Leonardo DiCaprio fought off stiff competition from Eddie Redmane, Michael Fassbender and Matt Damon to take home the Best Actor gong at the Academy Awards last night (28 February).
The Revenant star’s long-awaited win followed 23 years and six nominations worth of Oscar speculation, and a host of tongue-in-cheek memes.
On top of his statuette, the A-lister also scooped another prize, stealing the crown for the most tweeted about Oscar moment ever. Beating 2014 host Ellen DeGeneres' star-studded selfie, DiCaprio’s moment in the sun clocked up 440,000 tweets per minute when he took to the stage to accept his trophy according to Twitter; by comparison, Degeneres’ tweet caused 255,000 tweets per minute.
Figures from social measuring company BrandWatch also pinpointed the actor’s win as the most buzzed about topic of the night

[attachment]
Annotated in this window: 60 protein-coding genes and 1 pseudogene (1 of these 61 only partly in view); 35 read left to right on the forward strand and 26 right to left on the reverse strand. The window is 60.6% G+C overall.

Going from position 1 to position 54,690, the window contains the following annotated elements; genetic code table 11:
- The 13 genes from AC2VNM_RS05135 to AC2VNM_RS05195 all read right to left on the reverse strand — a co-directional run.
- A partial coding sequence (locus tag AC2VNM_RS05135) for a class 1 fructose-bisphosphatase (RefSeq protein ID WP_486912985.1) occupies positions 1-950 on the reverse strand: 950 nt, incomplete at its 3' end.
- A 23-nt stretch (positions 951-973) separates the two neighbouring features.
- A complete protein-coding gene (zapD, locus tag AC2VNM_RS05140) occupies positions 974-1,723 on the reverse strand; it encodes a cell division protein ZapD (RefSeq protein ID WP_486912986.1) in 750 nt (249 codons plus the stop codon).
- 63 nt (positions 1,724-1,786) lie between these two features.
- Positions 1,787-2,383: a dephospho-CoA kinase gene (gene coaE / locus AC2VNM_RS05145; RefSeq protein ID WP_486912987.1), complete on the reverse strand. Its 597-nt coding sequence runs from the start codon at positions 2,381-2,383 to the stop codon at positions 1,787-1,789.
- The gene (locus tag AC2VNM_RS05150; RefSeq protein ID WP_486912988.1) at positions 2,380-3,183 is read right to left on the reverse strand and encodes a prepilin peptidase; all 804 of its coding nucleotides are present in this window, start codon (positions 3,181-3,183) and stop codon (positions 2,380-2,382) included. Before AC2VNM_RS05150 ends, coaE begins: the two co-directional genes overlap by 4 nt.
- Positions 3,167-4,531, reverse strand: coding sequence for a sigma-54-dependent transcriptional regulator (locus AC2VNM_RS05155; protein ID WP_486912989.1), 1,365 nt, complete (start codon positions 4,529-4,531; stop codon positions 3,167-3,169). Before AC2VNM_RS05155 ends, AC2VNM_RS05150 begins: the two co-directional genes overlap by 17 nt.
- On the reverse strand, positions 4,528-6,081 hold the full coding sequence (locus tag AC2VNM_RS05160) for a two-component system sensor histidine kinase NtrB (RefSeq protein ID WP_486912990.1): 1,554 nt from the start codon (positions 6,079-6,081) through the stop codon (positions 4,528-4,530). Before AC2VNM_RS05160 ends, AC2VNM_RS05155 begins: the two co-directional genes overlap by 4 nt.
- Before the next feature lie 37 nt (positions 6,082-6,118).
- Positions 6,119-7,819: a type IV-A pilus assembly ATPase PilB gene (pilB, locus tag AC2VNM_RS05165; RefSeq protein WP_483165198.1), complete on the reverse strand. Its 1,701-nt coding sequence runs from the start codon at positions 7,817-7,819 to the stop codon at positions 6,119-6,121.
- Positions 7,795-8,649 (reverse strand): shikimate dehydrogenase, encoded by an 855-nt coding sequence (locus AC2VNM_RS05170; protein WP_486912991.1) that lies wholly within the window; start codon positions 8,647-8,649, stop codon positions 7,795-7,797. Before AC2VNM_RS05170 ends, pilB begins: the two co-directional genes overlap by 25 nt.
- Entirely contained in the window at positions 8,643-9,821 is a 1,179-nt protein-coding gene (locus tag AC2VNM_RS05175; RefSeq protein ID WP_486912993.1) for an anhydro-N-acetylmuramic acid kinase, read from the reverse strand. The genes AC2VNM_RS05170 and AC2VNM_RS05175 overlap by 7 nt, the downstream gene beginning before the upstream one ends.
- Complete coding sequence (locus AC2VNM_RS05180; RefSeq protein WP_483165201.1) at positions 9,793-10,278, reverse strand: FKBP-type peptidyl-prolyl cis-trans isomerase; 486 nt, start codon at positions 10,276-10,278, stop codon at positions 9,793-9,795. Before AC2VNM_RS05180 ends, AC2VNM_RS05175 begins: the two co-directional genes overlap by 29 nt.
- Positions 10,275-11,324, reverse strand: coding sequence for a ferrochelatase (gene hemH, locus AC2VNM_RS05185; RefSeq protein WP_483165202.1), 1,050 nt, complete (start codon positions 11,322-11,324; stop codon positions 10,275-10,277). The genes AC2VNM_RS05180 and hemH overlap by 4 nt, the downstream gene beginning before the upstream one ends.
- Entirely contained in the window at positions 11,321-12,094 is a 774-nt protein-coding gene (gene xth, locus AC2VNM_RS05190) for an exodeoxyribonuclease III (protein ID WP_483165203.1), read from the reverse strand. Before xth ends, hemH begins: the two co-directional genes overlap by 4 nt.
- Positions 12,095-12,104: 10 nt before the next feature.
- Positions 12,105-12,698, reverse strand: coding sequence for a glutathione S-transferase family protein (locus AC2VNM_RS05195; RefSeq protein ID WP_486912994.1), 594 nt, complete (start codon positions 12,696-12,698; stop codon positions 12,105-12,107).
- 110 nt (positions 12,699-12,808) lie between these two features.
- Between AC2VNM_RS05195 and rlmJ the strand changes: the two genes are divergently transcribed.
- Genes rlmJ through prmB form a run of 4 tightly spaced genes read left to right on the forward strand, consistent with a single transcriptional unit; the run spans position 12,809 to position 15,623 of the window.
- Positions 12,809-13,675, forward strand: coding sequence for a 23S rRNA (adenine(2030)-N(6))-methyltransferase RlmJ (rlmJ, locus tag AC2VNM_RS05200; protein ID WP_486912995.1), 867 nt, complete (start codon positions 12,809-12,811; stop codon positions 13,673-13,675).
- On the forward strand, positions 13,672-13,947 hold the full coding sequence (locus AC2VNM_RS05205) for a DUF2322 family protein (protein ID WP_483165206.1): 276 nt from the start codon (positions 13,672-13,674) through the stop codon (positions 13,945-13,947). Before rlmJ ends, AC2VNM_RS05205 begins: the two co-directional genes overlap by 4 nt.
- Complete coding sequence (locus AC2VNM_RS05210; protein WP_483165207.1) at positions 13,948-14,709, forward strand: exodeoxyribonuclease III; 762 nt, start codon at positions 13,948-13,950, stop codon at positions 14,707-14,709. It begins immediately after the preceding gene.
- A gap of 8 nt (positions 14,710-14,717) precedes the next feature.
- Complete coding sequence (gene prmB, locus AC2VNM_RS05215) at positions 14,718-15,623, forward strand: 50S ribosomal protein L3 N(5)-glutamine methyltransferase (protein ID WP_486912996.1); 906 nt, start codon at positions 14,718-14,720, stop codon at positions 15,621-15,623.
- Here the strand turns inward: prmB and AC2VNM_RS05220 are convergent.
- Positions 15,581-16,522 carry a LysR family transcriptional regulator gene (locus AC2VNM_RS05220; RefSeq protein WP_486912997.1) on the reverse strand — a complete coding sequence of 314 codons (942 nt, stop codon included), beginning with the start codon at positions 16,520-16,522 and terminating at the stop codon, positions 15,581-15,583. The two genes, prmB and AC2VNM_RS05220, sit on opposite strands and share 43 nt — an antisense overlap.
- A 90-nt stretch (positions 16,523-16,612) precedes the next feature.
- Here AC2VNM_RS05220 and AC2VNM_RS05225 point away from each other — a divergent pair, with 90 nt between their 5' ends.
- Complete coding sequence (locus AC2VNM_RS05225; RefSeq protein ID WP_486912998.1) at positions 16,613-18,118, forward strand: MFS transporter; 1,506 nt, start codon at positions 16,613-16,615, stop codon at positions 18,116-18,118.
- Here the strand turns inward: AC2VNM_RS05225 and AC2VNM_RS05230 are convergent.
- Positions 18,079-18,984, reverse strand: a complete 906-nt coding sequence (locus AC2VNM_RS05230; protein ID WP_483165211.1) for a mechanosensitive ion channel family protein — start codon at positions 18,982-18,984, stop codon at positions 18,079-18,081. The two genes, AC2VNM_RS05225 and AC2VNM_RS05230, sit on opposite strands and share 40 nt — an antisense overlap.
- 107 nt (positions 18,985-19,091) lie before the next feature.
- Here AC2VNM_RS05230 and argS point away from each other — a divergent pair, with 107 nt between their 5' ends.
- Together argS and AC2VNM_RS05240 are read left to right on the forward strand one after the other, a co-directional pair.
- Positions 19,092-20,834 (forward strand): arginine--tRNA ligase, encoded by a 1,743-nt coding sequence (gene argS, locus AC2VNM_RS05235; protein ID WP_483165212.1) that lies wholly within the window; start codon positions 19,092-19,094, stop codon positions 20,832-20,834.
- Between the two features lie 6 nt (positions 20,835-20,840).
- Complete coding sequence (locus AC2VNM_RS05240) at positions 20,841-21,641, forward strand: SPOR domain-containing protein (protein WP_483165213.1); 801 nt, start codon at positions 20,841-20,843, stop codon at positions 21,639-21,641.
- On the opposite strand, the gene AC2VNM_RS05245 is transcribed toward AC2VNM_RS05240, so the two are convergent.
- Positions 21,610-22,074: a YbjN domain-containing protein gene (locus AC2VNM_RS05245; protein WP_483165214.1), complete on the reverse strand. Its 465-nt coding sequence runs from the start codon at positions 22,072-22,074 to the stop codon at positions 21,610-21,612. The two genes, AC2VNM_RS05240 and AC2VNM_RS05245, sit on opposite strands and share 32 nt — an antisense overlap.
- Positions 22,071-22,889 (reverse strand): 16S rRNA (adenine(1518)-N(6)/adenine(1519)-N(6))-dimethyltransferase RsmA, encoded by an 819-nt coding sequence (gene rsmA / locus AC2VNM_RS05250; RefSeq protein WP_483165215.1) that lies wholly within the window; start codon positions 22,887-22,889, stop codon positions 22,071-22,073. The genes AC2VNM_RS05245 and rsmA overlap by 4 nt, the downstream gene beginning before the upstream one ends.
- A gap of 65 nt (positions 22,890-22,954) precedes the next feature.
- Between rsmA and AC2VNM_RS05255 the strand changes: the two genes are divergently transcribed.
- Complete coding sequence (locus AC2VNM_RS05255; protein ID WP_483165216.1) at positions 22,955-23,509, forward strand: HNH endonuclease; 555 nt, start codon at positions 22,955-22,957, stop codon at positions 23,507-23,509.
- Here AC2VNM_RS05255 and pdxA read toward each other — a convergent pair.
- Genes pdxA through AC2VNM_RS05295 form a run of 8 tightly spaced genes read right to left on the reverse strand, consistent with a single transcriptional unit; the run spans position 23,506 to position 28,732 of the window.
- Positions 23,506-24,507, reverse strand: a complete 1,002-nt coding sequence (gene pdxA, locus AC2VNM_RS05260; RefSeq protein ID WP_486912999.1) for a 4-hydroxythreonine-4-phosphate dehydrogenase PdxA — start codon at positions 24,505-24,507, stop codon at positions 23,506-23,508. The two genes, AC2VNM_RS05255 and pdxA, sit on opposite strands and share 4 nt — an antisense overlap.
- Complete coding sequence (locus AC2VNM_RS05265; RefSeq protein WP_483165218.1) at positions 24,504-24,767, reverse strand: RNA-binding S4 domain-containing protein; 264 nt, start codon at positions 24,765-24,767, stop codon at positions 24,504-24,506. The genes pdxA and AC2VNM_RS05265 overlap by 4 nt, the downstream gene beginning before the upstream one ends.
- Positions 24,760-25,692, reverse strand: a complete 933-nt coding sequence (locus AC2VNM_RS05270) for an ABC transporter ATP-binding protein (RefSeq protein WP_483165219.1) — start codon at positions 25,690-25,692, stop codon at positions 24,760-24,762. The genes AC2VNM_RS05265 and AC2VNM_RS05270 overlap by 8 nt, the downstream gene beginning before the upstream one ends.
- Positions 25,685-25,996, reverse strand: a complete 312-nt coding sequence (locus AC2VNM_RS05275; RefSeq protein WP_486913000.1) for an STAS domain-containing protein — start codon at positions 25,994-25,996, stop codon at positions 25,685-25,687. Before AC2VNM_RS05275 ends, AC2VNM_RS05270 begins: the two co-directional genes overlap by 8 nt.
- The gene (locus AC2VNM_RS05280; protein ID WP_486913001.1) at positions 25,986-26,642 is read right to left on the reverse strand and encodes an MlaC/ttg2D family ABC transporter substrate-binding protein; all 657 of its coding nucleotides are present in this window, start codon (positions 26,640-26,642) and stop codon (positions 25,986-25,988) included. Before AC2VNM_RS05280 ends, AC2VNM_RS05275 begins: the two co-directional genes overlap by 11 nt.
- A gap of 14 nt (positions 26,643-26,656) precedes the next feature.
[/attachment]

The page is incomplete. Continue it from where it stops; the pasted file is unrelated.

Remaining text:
The star received backing from some big names on the platform, who praised him for tackling the issue of climate change in his speech.
Finally!!! Our guy!!! We're so so happy for Leo!!!
— KANYE WEST (@kanyewest) February 29, 2016
He did it! He really did it! @LeoDiCaprio, I love you #Oscars — Ellen DeGeneres (@TheEllenShow) February 29, 2016/news/2016/01/15/oscarssowhite-idris-elba-creed-and-star-wars-snubs-drive-most-discussion-onlineoscars s
Unsurprisingly, the category the actor was nominated in dominated the hype on Twitter and was mentioned more times than any other grouping. Following closely behind was the Best Picture nomination, which was picked up by Boston Globe-inspired movie Spotlight.
Though he wasn’t nominated in any categories, host Chris Rock won over commentators on social with his opening monologue, receiving over 363,000 mentions in 20 minutes, 76 per cent of which carried positive sentiment.
He faced the #OscarsSoWhite controversy head on, dubbing the event as the "white people's choice awards,” telling the audience “do you realise, if they nominated hosts – I wouldn’t even get this job?”.
A number of official social activations accompanied the ceremony broadcast, including a Twitter Mirror with GIF functionality in the green room and a Periscope campaign which allowed fans to watch the Best Picture nominees recreated by broadcasters performing them in a single take.